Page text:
Can you see how this instills a fear of loss in the prospect? You compel action when you know a prospect wants something, and you refine the marketing towards loss aversion. Combine this with countdown timers and re-targeting through Facebook pixels, and you could craft yourself a winner ad-offer combination.

3. Place and display limitations

Here’s the truth. When there’s plenty of something, no one wants it. When there are very few of those same things, everyone wants it. That’s the power of scarcity. People desire resources that are scarce, making them more expensive and sought after than anything available in abundance. Everyone knows that. But how can you use this to compel your prospects to act? You can do it by first placing and displaying a limitation on whatever it is that you’re offering.

For example, let’s just say you’re only accepting a certain number of people into a certain coaching program or group intensive or even a seminar. All you have to do is place a limit on the number of spots that are remaining. Let’s just say you’ve sold half the spots, you can then tweak your marketing to say ‘Only 6 spots left!’ You can also create both urgency and scarcity if you add something like ‘Hurry up and act now before all the spots are gone!’

Stores do this with inventory. You see it online all the time. Something like ‘Only 8 books left! Order before stocks run dry!’ Amazon and other online stores use this tactic all the time and combine it with countdown timers. You can also use the tactic of saying ‘Limit 2 per customer’, which invokes scarcity by stating that there are likely only limited quantities in stock of whatever product is being sold.

4. Use a deadline with a timer

Some of the best ways to induce both urgency and scarcity is to use a countdown timer and a deadline. That tells the prospect that the offer is ending very soon. This could be categorized as either urgency or scarcity depending on how it’s spun. However, at its essence, this is an urgency tactic when employing countdown timers. But it needs to be real urgency and not manufactured. If the offer is expiring, it really has to expire.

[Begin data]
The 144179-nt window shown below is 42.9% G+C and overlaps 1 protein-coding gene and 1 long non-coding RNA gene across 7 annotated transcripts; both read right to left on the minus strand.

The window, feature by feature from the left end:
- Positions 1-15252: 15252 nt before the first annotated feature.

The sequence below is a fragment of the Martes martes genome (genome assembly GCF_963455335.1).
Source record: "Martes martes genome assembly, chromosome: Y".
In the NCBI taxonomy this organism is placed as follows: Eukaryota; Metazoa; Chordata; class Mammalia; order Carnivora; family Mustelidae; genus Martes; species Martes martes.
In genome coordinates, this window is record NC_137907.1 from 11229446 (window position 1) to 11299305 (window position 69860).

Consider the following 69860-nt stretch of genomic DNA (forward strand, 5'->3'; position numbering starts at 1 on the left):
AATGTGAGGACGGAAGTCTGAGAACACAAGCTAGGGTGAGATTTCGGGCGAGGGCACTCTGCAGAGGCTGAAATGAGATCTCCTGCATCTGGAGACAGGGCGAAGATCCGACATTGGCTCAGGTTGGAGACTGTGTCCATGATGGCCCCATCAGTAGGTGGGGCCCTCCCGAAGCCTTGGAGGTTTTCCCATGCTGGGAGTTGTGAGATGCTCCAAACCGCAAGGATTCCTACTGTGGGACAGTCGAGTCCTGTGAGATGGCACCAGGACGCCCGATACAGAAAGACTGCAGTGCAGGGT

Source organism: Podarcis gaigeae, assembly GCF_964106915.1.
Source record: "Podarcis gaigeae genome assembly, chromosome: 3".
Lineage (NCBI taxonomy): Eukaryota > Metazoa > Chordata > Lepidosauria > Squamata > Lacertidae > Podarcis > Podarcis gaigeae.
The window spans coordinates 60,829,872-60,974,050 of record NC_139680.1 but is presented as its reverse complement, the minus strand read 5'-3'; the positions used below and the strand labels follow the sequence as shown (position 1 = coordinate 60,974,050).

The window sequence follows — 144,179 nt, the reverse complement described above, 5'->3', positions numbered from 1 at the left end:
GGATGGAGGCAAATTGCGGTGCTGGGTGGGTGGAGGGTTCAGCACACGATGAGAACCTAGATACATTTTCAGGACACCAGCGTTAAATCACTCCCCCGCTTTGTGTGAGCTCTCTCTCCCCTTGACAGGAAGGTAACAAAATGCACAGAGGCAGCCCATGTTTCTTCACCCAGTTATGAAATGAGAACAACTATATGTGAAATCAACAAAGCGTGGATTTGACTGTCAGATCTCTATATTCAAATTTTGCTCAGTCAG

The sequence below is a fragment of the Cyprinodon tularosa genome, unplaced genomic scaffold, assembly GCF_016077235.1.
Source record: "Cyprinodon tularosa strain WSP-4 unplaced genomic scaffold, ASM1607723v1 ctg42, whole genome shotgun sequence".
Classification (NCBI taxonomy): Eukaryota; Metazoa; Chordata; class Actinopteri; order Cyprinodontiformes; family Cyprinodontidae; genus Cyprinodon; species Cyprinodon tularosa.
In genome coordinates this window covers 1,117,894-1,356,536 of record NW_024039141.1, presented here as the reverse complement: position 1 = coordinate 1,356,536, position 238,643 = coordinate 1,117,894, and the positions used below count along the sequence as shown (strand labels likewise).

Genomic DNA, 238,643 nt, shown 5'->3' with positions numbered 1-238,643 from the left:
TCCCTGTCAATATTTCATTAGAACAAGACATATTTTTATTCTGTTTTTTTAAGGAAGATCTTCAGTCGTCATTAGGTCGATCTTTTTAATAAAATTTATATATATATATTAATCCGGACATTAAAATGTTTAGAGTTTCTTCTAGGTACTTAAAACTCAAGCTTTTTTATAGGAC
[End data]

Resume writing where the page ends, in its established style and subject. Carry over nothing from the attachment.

You can do this today on ClickFunnels very easily. You can also use different apps to do this as well. However, countdown timers are highly potent when they’re cookie based. That means that a person will see the offer actually expire and not reopen again, in terms of say an automated webinar. If you’re running a live cart, then you have to have an actual cart close if you want there to be some urgency invoking here.

Place the countdown timer somewhere very big and large in order to invoke that sense of urgency. Couple that with the proper text that helps to convey the right message and not look manufactured. It’s okay to reopen an offer at a later date as long as you actually close it down. This way, you don’t lose the trust of your prospects.

5. Create flash sales

Another great way to use urgency and scarcity in your sales funnels is to create flash sales. Flash sales are limited time sales for any product or service. It compels the prospect to act by knowing that a particular sale is only good for a very brief period. You have to do this the right way without looking too manufactured. If there was a good bit of demand for a product or service, and you know that a segment of your prospects are interested, marketing a flash sale to them makes sense.

However, if you’re manufacturing flash sales out of the blue to target cold traffic, it might not work as well. You also have to use precision when displaying the regular price versus the flash sale price. Add a countdown timer to the flash sale to give it more credence and display when that offer is actually going to expire on. Again, countdown timers are a fantastic way you can add a sense of urgency into any aspect of your sales funnels.